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  • MilesDriven

Aston Martin DB11

When Grand Touring is Great Touring


Whenever someone says Ferrari, I hear race track. McLaren, surgical-grade refinement in the pursuit of absolute speed, but Aston Martin, that just sings, long cruise to the South of France.


I’ll start with what’s wrong, why is the steering wheel square? I was lucky enough to drive a DB9 a decade ago when shaving was a weekly event, and although my memory is being sat in awe of it and not much else. I certainly don’t remember thinking, this steering wheel is a bit too round.

Secondly, the styling is a bit awkward, it looks fine in darker shades but the signature silvery grey that identifies an Aston picks out details that won’t settle on the eye. Aside from these gripes and the fact that the V12 makes little case for itself to a buyer with the ubiquitous 4.0 V8 from Mercedes in the lineup offering nearly as much punch at a lower cost all over from purchase to running costs. A real shame, you should still pick the V12 if you find yourself hovering a pen over a sales order, there probably won’t be another and there is something just a little sweeter about it when costs are ignored.


You can feel comfortable, at ease. Throw your phone out the window and relish a cocoon of creation for pleasure.

The dividing feature being how a V12 Aston introduces itself. A Ferrari shouts, much like a child desperate for attention has stubbed its toe on a chair leg and desperately cries for someone to reach out and kiss it better. Bentley’s romp into life, a deep-chested sound no doubt, but a whiff of old money sat in a comfortable armchair and coughing before lighting another cigar. Aston Martin V12’s introduce themselves with the grace of the fictional spy they so often accompany on the big screen. A commanding tone in the initial split second is acknowledged, then a smoothly cream gargle.

This is where British is best, the passion and attention to luxury are unparalleled. Grabbing the steering wheel is a handshake with a gracious butler, not a cold firm wrap from one of its European competitors.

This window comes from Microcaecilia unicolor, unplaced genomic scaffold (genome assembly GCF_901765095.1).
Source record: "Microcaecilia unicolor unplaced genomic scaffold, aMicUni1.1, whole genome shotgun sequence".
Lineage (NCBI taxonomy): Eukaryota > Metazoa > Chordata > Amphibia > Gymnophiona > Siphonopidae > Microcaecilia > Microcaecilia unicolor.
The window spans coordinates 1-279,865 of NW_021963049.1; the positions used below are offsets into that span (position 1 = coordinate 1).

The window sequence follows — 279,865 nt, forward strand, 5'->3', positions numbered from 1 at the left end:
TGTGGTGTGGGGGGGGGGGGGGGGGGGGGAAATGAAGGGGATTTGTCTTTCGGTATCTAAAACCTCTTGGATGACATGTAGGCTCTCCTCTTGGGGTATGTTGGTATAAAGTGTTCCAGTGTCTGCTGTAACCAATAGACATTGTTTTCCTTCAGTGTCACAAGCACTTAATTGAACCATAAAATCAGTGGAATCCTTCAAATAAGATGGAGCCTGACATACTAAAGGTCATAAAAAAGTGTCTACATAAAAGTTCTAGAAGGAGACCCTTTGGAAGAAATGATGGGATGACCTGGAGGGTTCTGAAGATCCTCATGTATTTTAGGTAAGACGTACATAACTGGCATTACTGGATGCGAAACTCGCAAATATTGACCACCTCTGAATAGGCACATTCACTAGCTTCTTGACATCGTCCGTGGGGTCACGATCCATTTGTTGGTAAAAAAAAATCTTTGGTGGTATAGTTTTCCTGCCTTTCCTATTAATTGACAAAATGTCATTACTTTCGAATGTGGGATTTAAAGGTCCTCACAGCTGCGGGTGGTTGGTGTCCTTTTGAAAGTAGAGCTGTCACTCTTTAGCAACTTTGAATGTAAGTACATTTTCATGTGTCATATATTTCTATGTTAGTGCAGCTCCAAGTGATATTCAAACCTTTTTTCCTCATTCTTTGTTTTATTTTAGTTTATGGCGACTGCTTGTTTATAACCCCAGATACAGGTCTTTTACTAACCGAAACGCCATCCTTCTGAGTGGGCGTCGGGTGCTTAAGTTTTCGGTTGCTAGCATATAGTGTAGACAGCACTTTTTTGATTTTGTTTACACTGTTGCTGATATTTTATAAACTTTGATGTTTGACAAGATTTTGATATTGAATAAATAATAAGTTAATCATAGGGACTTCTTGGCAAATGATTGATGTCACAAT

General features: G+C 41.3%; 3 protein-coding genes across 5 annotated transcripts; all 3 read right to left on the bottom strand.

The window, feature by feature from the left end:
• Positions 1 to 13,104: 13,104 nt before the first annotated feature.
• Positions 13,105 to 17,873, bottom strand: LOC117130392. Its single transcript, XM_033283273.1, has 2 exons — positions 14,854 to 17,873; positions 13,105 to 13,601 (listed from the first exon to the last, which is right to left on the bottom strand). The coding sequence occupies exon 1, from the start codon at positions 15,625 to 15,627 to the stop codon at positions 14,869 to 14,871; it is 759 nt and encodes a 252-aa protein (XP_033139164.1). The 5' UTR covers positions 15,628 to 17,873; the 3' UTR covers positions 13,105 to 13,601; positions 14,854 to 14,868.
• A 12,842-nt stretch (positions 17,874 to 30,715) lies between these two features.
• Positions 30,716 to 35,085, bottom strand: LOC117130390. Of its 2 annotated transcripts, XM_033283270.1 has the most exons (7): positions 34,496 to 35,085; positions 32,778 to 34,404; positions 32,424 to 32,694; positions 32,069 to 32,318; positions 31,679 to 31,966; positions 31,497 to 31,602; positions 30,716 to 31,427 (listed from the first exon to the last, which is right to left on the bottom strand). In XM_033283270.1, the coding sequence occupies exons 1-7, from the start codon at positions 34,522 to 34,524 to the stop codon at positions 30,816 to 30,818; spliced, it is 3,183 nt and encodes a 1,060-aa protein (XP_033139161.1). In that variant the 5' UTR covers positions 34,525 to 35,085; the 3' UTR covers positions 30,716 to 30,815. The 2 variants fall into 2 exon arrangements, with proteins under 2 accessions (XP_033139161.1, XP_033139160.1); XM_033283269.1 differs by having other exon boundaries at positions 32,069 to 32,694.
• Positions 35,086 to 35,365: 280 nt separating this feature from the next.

What is truly endearing about the DB11 is a turn of pace that feels slightly quicker than it should. The old DB9 would punt you forward upon mashing the go pedal, but it was flowing custard from there. This car hits and then keeps punching. Serious speed is attainable with very little work. The gearbox is doing its damnedest to keep it all in shape. Almost a gift and a curse in a cruiser. When a police officer in France eventually catches up to you and waves you down, you may be genuinely surprised at the speed you were doing, instead of just acting so. That old V12 soothed you with speed, this gives you a jab, then a right hook.

There are some fantastic efforts from the established crop of contenders to take market share, but nothing does it quite this well.

Something about the gentleman cruiser instills a charm, it offers an experience beyond that of simply a car. Doubling up as art, decorative statue, and ballistic missile wrapped into one. The infotainment is up to date, no it’s not a Tesla or Audi in here, but the Astin feels as though it will be around for longer. It's as if the designers took a day out to walk around a classic car show, knowing that their creation would one day be there, long after the Tesla has been recycled into washing machines. Making it a place to sit and enjoy, much more country club lounge than technology showcase. You can feel comfortable, at ease. Throw your phone out the window and relish a cocoon of creation for pleasure.

The suspension tuning is on the right side of firm, but only just, a dab extra suspension travel wouldn’t hurt in comfort setting. The chassis itself is so well executed that it could give up a little cornering feel from the struts without being accused of wallowing.

All in all, what is left to say. Want a sports car, look somewhere else, something that can be painted yellow and scream at passers-by, look somewhere else. Want a truly exquisite machine that will make you feel special, the DB11 delivers.


Aston has released faster and convertible versions of the car since my drive. None of them I have driven. Neither do I plan to go out of my way to do. The standard DB11 plays to its talents so well that anything else added to the recipe risks spoiling it. Maybe the standard car would benefit from more speed if you want to track it, and maybe losing the roof would add some additional theatre, but at the loss of that fabulous interior cocoon. Sometimes the recipe doesn’t need adjusting, you nailed it on the first go.

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